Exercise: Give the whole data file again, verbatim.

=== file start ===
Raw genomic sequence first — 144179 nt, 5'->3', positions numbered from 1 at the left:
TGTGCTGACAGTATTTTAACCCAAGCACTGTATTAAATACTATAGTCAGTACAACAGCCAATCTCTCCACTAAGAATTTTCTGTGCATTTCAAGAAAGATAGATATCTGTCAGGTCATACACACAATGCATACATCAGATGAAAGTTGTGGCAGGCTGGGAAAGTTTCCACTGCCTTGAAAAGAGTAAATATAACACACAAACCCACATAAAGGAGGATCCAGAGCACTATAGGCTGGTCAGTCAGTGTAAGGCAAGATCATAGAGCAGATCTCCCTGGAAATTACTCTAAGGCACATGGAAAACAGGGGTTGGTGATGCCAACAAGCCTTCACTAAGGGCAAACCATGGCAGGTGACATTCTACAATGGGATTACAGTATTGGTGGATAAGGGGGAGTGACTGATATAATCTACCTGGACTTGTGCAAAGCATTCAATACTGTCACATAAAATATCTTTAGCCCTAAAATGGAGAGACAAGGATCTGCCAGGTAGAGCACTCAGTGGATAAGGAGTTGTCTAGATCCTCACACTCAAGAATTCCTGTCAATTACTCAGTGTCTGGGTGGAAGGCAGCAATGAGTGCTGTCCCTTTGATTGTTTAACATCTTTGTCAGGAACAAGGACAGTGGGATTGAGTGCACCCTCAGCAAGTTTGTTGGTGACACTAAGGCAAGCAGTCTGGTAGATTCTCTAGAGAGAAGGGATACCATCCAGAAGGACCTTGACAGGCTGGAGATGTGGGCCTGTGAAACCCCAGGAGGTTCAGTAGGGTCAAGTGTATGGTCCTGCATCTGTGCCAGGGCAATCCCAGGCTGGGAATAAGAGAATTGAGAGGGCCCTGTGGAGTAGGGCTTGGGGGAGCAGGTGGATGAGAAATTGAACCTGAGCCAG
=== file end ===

Raw genomic sequence first — 144179 nt, 5'->3', positions numbered from 1 at the left:
TGTGCTGACAGTATTTTAACCCAAGCACTGTATTAAATACTATAGTCAGTACAACAGCCAATCTCTCCACTAAGAATTTTCTGTGCATTTCAAGAAAGATAGATATCTGTCAGGTCATACACACAATGCATACATCAGATGAAAGTTGTGGCAGGCTGGGAAAGTTTCCACTGCCTTGAAAAGAGTAAATATAACACACAAACCCACATAAAGGAGGATCCAGAGCACTATAGGCTGGTCAGTCAGTGTAAGGCAAGATCATAGAGCAGATCTCCCTGGAAATTACTCTAAGGCACATGGAAAACAGGGGTTGGTGATGCCAACAAGCCTTCACTAAGGGCAAACCATGGCAGGTGACATTCTACAATGGGATTACAGTATTGGTGGATAAGGGGGAGTGACTGATATAATCTACCTGGACTTGTGCAAAGCATTCAATACTGTCACATAAAATATCTTTAGCCCTAAAATGGAGAGACAAGGATCTGCCAGGTAGAGCACTCAGTGGATAAGGAGTTGTCTAGATCCTCACACTCAAGAATTCCTGTCAATTACTCAGTGTCTGGGTGGAAGGCAGCAATGAGTGCTGTCCCTTTGATTGTTTAACATCTTTGTCAGGAACAAGGACAGTGGGATTGAGTGCACCCTCAGCAAGTTTGTTGGTGACACTAAGGCAAGCAGTCTGGTAGATTCTCTAGAGAGAAGGGATACCATCCAGAAGGACCTTGACAGGCTGGAGATGTGGGCCTGTGAAACCCCAGGAGGTTCAGTAGGGTCAAGTGTATGGTCCTGCATCTGTGCCAGGGCAATCCCAGGCTGGGAATAAGAGAATTGAGAGGGCCCTGTGGAGTAGGGCTTGGGGGAGCAGGTGGATGAGAAATTGAACCTGAGCCAG